Idaho mosquitoes test positive for West Nile

BANNOCK COUNTY -- Mosquitoes infected with the West Nile Virus have been discovered in eastern Idaho, health officials warned Friday.

The insects, which were collected in Bannock County, are the first this year to test positive for the disease.

The discovery prompted the Idaho Department of Health and Welfare to reiterate warnings for Idahoans to protect themselves from mosquito bites. Already, officials in the Treasure Valley area are predicting an unusually bad summer for mosquitoes, due in large part to continued flooding that has created miles of new habitat in which the bloodsucking insects can breed.

Mosquito pools infected with West Nile were found in ten counties across the state - including Ada and Canyon - last year. A total of nine people and ten horses contracted the disease statewide, according to health officials.

Detection is most common during the summer in the central and southwest parts of Idaho. With temperatures rising, the insects aren't going anywhere anytime soon, warned Dr. Leslie Tengelsen of the Idaho Division of Public Health.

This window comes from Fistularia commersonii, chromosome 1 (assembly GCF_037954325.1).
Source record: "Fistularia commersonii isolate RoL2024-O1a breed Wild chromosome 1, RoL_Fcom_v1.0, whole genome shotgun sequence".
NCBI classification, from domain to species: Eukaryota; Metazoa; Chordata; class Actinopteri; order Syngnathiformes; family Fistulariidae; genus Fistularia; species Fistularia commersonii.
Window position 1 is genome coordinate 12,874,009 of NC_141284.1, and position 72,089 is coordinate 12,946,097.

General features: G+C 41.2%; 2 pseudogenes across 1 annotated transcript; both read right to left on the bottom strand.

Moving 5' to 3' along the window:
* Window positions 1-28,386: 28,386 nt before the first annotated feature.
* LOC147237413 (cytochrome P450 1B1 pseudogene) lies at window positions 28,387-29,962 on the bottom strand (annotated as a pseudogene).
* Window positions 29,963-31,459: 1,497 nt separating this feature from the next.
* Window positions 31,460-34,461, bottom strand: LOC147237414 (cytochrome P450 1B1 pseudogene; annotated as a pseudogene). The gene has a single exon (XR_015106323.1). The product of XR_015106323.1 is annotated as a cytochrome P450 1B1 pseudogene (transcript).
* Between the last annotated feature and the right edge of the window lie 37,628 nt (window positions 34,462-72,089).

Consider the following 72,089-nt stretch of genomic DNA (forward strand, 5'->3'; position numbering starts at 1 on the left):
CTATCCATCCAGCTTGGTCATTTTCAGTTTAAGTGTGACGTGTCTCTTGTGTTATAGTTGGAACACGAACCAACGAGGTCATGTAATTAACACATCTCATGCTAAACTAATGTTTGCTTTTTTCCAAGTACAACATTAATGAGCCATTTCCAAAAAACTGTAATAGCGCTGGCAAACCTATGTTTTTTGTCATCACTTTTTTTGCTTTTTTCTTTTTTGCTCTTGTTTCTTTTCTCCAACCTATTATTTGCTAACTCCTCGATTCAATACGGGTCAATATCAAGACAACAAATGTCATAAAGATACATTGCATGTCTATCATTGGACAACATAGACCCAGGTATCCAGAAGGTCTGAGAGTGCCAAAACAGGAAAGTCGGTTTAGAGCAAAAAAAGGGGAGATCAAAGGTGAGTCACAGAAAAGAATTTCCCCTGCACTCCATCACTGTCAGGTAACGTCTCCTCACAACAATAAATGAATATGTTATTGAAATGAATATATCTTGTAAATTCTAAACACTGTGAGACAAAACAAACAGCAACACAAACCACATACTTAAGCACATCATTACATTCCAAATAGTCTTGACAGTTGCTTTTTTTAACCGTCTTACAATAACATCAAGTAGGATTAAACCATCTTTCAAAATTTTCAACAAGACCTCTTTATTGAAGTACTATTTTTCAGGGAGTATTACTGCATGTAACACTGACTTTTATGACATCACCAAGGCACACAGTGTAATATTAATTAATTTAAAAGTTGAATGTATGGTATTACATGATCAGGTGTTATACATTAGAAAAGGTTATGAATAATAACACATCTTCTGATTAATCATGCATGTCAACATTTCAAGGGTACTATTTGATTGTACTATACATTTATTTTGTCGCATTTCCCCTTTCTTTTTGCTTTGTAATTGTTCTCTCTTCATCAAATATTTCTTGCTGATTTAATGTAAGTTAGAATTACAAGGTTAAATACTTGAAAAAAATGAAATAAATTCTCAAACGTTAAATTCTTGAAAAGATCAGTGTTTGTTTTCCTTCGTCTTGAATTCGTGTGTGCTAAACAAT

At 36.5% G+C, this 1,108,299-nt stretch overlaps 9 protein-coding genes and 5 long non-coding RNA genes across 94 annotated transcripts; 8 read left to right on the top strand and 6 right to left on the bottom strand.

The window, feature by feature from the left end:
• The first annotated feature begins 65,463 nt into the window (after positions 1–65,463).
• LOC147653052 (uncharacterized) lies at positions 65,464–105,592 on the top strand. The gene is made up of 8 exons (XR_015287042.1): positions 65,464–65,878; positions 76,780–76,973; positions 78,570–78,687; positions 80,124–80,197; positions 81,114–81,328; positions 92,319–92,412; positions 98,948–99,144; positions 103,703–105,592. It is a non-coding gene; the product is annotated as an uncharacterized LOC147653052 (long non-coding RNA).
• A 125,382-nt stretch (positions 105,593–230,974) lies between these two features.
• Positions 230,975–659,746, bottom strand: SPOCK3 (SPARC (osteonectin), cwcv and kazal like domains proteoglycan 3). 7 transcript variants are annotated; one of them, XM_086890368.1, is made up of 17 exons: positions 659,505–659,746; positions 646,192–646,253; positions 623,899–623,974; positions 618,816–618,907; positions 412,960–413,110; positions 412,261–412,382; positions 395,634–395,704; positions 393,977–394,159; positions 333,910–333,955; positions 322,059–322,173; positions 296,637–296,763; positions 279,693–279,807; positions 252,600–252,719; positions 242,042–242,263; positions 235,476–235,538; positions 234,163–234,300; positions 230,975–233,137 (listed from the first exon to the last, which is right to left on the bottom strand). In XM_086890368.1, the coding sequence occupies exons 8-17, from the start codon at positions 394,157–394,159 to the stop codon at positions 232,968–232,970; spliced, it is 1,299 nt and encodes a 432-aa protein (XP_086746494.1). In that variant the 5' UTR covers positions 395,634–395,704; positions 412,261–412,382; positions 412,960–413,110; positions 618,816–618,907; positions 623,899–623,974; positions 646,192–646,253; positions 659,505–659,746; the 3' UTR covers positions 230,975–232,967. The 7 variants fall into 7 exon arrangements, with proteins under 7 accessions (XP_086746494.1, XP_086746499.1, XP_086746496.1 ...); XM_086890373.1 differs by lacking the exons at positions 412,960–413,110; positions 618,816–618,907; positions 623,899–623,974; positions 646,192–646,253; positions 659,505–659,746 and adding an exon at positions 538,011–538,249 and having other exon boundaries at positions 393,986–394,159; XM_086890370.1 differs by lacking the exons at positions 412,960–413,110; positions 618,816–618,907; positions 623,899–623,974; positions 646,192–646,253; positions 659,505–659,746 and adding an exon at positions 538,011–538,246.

“Disease-carrying mosquitoes will be around now until a killing frost so it is critical that you protect yourselves and your family members from their bite,” Tengelsen said. “Finding positive mosquitoes in one part of the state is an indication that conditions are right for virus transmission; you should avoid mosquito bites even if tests have not yet confirmed the virus in your local mosquitoes.”

People can contract West Nile through the bite of an infected insect, but the disease does not spread from person-to-person through casual contact.

West Nile Virus is particularly dangerous to people over 50. Symptoms often fever, headache, body aches, nausea, vomiting, and sometimes swollen lymph glands or a rash.

The public is advised to take steps to ward off mosquito bites, especially around dawn and dusk when the insects are most active. Covering exposed skin, applying insect repellent, making sure window screens are intact and reducing standing water on your property can all help protect against the disease. 

© 2017 KTVB-TV


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